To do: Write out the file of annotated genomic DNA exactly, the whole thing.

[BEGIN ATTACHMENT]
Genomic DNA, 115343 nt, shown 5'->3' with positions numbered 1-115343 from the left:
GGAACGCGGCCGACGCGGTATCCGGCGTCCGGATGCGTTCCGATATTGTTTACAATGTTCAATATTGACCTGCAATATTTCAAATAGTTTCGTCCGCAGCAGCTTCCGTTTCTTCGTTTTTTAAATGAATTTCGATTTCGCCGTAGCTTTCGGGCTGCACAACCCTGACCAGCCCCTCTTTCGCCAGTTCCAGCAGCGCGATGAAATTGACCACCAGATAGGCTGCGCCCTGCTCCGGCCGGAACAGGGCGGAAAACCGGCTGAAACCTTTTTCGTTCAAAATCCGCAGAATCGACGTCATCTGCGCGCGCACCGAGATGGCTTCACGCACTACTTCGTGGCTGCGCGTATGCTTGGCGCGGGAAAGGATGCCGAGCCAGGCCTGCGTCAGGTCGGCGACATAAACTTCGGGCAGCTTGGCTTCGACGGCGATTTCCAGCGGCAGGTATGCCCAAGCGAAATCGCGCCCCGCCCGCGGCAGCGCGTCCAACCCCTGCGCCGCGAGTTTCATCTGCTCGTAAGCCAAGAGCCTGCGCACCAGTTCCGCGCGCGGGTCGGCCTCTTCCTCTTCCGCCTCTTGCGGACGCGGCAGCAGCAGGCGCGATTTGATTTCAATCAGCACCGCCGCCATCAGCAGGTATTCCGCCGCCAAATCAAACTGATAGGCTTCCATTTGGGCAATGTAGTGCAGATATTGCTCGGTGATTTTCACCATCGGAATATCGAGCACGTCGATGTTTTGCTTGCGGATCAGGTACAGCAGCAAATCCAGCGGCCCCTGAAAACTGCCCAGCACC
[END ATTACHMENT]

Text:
Genomic DNA, 115343 nt, shown 5'->3' with positions numbered 1-115343 from the left:
GGAACGCGGCCGACGCGGTATCCGGCGTCCGGATGCGTTCCGATATTGTTTACAATGTTCAATATTGACCTGCAATATTTCAAATAGTTTCGTCCGCAGCAGCTTCCGTTTCTTCGTTTTTTAAATGAATTTCGATTTCGCCGTAGCTTTCGGGCTGCACAACCCTGACCAGCCCCTCTTTCGCCAGTTCCAGCAGCGCGATGAAATTGACCACCAGATAGGCTGCGCCCTGCTCCGGCCGGAACAGGGCGGAAAACCGGCTGAAACCTTTTTCGTTCAAAATCCGCAGAATCGACGTCATCTGCGCGCGCACCGAGATGGCTTCACGCACTACTTCGTGGCTGCGCGTATGCTTGGCGCGGGAAAGGATGCCGAGCCAGGCCTGCGTCAGGTCGGCGACATAAACTTCGGGCAGCTTGGCTTCGACGGCGATTTCCAGCGGCAGGTATGCCCAAGCGAAATCGCGCCCCGCCCGCGGCAGCGCGTCCAACCCCTGCGCCGCGAGTTTCATCTGCTCGTAAGCCAAGAGCCTGCGCACCAGTTCCGCGCGCGGGTCGGCCTCTTCCTCTTCCGCCTCTTGCGGACGCGGCAGCAGCAGGCGCGATTTGATTTCAATCAGCACCGCCGCCATCAGCAGGTATTCCGCCGCCAAATCAAACTGATAGGCTTCCATTTGGGCAATGTAGTGCAGATATTGCTCGGTGATTTTCACCATCGGAATATCGAGCACGTCGATGTTTTGCTTGCGGATCAGGTACAGCAGCAAATCCAGCGGCCCCTGAAAACTGCCCAGCACC